Tufts will lead a $100 million project called Strategies to Prevent Spillover (STOP Spillover). The five-year program was launched by the U.S. Agency for International Development and aims to address the impact of zoonotic diseases, which are transmitted from animals to humans.
According to the U.S. Agency’s press release, the initiative is critical to understanding the effects of emerging diseases, more than 70% of which derive from animals. The findings of the program will also be used to implement the U.S. government’s Global Health Security Strategy.
Deborah Kochevar, Dean Emerita at the Cummings School of Veterinary Medicine, is the program director of STOP Spillover.
She outlined the goals of the initiative and its widespread impact.
“Our program aims to enhance the capacity of the local, national, and regional institutions in countries across Africa and Asia to do three things: understand factors that contribute to the risk of zoonotic spillover, develop and implement measures to reduce early risk of spillover and spread, and quickly identify and respond to spillover events,” Kochevar wrote in an email to the Daily.
Kochevar added that Tufts’ various schools and network can provide the necessary support to achieve the program’s goals.
Jeffrey Griffiths, associate professor of public health and medicine at Tufts University School of Medicine, described a spillover event as the transfer of a typically viral, zoonotic disease, originally transmitted between animals, to the human population.
Griffiths used COVID-19 as an example of this phenomenon.
“All these zoonotic diseases like COVID-19, that spillover, many of them are viral diseases, not bacterial, and these viral diseases, essentially, are in animals,” Griffiths said. “If we knew how to prevent COVID-19 from spilling over, we would have [taken the necessary measures], right?”
Kochevar echoed Griffiths’ statements by relating spillover events to COVID-19.
“The importance of this work has been highlighted this year by the global COVID-19 pandemic, which has its origins in zoonotic spillover. These spillover events are happening with increasing frequency,” she said.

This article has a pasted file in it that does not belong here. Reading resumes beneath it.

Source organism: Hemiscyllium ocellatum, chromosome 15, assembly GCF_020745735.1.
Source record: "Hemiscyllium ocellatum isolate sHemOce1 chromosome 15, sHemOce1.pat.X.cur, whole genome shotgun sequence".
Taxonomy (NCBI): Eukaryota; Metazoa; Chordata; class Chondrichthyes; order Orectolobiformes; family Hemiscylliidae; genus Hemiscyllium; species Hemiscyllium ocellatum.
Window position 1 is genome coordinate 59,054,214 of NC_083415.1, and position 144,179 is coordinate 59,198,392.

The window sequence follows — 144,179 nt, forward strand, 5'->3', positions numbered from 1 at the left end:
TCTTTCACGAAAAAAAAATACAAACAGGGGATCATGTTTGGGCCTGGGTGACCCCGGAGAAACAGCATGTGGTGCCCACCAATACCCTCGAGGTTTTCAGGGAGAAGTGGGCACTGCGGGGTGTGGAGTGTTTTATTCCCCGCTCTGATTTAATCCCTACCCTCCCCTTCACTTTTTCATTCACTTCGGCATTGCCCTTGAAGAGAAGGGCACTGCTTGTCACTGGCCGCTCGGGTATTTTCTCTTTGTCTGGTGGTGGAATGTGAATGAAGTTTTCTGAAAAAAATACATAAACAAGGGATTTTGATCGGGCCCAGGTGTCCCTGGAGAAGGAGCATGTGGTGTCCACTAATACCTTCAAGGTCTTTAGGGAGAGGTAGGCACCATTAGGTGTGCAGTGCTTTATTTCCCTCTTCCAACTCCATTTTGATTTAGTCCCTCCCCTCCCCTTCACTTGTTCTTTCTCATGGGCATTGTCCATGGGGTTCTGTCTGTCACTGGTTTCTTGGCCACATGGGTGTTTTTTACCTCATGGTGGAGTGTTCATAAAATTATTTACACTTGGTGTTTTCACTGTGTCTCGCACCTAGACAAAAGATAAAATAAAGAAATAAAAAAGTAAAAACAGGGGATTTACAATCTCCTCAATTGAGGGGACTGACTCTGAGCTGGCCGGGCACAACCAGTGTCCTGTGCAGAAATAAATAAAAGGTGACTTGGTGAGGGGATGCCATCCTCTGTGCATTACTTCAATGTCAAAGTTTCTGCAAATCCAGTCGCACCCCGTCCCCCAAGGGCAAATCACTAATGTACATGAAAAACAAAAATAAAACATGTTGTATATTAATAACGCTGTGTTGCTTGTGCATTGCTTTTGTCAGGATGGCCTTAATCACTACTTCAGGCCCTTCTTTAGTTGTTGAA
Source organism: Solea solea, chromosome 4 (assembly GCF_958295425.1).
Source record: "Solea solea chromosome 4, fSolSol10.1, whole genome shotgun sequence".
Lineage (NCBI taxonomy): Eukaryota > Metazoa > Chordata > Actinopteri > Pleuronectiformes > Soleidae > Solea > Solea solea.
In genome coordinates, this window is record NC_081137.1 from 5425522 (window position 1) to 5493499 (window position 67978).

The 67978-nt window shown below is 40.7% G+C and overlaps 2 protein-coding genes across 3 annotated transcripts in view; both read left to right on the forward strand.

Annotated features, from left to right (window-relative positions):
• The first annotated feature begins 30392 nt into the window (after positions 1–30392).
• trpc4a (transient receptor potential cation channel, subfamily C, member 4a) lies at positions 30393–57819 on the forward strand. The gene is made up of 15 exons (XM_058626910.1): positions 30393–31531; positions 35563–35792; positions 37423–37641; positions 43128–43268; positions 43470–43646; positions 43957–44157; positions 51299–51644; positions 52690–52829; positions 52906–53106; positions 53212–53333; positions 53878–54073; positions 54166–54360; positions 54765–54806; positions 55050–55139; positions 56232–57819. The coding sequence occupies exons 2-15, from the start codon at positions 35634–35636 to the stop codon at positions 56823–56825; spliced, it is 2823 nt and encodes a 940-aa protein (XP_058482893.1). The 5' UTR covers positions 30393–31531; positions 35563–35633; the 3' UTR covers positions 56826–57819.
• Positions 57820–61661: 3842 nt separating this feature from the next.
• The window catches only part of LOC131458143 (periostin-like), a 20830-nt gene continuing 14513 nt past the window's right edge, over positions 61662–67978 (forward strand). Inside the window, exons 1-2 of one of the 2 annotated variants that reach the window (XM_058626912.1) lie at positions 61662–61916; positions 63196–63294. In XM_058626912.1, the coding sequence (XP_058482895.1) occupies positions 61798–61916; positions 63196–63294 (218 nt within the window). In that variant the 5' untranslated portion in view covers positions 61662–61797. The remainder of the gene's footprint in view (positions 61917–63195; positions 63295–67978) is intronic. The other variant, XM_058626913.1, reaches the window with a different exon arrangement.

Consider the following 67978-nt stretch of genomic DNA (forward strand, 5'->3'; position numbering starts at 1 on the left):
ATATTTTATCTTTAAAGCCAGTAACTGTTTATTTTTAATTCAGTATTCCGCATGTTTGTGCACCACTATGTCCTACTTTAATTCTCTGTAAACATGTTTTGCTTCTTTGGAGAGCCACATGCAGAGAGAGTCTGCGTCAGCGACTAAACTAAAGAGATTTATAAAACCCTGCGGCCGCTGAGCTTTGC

While Tufts will lead the program, a collection of experts in areas relating to wildlife and human disease will participate in the program, including the Broad Institute and the Africa One Health University Network, according to the press release.
Griffiths, who is a co-leader for surveillance and risk communication on the project, explained that the program is mostly focused on countries in which spillover events typically occur. He added that STOP Spillover is not a research study but rather a practical implementation of effective ways to prevent spillovers.
According to Griffiths, the opportunity for extensive collaboration between Tufts and various different groups and experts, who also represent institutions like the University of California, Los Angeles, the University of Glasgow and the University of Washington Institute for Risk Analysis, is a key characteristic of the program.
“I think we’re going to have a much better sense of the interconnectedness between the spheres or these domains,” Griffiths said.
He indicated that the program will help identify agents necessary to combat spillover events, such as teams of medical and veterinary specialists, as well as public health and environmental professionals.
Griffiths detailed that program members will observe laboratories in countries particularly vulnerable to zoonotic spillovers and initiate a process of outcome mapping, which means they will gather experts and ask critical questions, such as what the possible underlying reasons for such spillovers may be.
“We’re going to do a deep dive into each of these countries [to do] a process of digging up what’s known already,” Griffiths said.
Kochevar noted that the program launch meetings began the week of Oct. 5. The members of the project are in the process of preparing for what will be a five-year program.
“We are looking forward to this critically important work and are proud of Tufts’ lead role in it, which speaks volumes about the university’s expertise, the collaboration of its experts across schools, and its commitment to making the world a better, healthier, safer place,” she said.